Interview Fine Pop and the piano
Featured Artist Interview:
Since 2000, the prolific and ever creative Bruno Sanfilippo has released 23 albums and EPs of original and always engaging compositions, exploring both minimalist piano concepts and a startling range of electro-acoustic possibilities.
In October 2017, Bruno released Lost & Found, an experiential reimagining of previously released material described by Norman Records as “gorgeous ambient piano radiating warmth and light”; and Textura as “ethereal settings [that] exemplify his sensitive handling of atmosphere and mood, as well as his gift for producing elegant piano performances enhanced by supplemental detail”.
Today marks the release of his stunning solo piano single DOLL, exclusively through ad21 on all digital platforms, in which “Bruno is kind of a Puppeteer who tries to bring to life his imaginary creatures through his fingers”. We are very excited to be able to reveal that DOLL is an advance of a new album to be released in 2018. See the beautiful video here.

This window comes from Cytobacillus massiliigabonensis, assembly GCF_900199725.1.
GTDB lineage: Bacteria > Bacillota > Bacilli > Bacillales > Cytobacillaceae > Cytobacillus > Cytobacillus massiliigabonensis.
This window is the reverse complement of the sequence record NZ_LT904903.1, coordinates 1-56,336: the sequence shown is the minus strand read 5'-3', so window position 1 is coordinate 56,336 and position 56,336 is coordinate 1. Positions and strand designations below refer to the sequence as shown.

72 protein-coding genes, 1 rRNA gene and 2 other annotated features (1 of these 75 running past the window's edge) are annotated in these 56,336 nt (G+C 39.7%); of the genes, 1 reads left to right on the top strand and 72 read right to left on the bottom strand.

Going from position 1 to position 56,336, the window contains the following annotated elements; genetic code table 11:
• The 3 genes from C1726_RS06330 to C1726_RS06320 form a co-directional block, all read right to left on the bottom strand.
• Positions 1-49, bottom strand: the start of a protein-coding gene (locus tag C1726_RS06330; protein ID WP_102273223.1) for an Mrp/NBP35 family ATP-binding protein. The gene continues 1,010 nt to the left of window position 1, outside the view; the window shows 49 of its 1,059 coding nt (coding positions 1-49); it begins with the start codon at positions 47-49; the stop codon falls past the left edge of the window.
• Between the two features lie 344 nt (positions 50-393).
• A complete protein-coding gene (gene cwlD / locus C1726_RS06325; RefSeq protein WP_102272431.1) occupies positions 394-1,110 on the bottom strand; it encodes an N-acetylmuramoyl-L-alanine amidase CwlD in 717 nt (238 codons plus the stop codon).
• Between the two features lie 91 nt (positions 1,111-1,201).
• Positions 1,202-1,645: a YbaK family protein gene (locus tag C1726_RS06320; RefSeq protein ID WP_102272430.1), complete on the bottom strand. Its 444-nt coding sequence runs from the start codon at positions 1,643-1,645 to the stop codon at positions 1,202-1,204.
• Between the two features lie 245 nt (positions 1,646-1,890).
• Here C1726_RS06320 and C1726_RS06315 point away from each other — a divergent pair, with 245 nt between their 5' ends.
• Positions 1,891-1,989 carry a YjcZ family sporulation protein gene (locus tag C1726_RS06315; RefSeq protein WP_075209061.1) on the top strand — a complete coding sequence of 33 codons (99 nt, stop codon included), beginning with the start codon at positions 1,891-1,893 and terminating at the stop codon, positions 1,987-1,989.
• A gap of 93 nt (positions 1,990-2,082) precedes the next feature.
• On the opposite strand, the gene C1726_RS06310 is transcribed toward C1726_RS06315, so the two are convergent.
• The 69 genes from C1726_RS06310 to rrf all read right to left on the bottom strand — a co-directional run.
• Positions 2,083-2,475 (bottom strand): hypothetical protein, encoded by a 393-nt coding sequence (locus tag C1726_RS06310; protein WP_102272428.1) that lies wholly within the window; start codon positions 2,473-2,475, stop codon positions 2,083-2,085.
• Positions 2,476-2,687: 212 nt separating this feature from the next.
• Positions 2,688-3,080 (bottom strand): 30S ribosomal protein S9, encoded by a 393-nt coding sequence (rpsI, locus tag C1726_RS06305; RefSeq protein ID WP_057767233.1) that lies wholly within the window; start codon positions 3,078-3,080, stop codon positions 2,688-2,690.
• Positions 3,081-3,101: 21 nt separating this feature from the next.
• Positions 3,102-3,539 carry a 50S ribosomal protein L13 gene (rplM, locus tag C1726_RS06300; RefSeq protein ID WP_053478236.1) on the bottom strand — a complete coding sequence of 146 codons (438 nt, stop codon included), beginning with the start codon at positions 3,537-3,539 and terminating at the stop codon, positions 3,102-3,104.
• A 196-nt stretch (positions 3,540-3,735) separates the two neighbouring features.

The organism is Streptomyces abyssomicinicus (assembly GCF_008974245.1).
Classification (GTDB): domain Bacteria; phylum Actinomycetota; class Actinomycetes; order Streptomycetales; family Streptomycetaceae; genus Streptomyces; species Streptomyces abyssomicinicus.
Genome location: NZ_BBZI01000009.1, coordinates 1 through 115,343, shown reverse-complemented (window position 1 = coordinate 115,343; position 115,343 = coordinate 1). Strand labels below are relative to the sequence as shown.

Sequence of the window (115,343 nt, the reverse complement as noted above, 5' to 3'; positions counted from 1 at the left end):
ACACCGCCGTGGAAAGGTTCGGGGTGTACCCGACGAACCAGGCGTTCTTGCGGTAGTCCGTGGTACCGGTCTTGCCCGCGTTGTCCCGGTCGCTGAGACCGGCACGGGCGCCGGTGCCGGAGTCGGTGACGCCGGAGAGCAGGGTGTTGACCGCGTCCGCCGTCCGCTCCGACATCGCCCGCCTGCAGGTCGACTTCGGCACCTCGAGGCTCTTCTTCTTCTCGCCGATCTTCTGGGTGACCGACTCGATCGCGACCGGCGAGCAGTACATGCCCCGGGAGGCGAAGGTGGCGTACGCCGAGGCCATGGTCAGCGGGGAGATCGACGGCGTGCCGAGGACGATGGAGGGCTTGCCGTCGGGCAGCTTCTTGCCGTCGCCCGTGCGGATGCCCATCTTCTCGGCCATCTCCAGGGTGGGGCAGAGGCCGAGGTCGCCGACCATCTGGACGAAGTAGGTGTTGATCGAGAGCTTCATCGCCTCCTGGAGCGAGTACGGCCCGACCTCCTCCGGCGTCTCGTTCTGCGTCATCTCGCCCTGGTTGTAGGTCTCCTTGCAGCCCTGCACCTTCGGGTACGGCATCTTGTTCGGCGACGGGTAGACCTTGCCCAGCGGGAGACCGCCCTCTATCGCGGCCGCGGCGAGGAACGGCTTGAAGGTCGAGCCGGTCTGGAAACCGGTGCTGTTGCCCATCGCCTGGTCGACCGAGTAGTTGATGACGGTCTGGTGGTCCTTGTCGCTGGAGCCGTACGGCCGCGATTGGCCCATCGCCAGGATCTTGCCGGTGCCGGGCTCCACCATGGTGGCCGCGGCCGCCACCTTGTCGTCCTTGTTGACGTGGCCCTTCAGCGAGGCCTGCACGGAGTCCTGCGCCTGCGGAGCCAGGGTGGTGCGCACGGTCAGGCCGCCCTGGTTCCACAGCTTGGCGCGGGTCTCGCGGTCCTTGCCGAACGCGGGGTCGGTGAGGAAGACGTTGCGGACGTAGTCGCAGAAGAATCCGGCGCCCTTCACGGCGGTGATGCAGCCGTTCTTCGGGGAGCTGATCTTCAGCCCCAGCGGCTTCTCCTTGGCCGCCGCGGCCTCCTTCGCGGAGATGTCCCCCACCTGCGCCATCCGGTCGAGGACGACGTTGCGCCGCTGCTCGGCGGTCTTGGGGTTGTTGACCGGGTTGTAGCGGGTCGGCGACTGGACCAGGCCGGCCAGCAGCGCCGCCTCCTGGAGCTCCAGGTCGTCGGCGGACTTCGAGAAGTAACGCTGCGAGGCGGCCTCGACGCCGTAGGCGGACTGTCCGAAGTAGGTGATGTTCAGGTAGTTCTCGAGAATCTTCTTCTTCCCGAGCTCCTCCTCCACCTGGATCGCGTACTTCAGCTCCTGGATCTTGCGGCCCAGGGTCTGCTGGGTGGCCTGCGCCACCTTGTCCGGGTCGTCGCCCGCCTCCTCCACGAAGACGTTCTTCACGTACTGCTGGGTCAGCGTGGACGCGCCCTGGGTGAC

Video editing: Manuel Mira
Our first Featured Artist interview of 2018 is with Bruno.
You grew up in Buenos Aires, and later moved to Barcelona. Have these cities influenced your music in any way?
Yes, beyond the internet, the environment always influences me in some way, especially these two great cultural cities.
Basically in Buenos Aires I trained as a musician, both in my piano studies at the Conservatory and attending courses focused on different aspects of music, such as Music for dance, theater and media, synthesizers and samplers programming, sound engineering and electroacoustic music workshops. I also used to give concerts and experiment in my rudimentary studio, and I even started releasing on CD my first electro-acoustic based albums; ‘Sons of the Light’ in 1991, ‘The New Kingdom’ 1995, and ‘Solemnis’ 1997. Those works were discontinued by my own choice because later I considered them as sketches.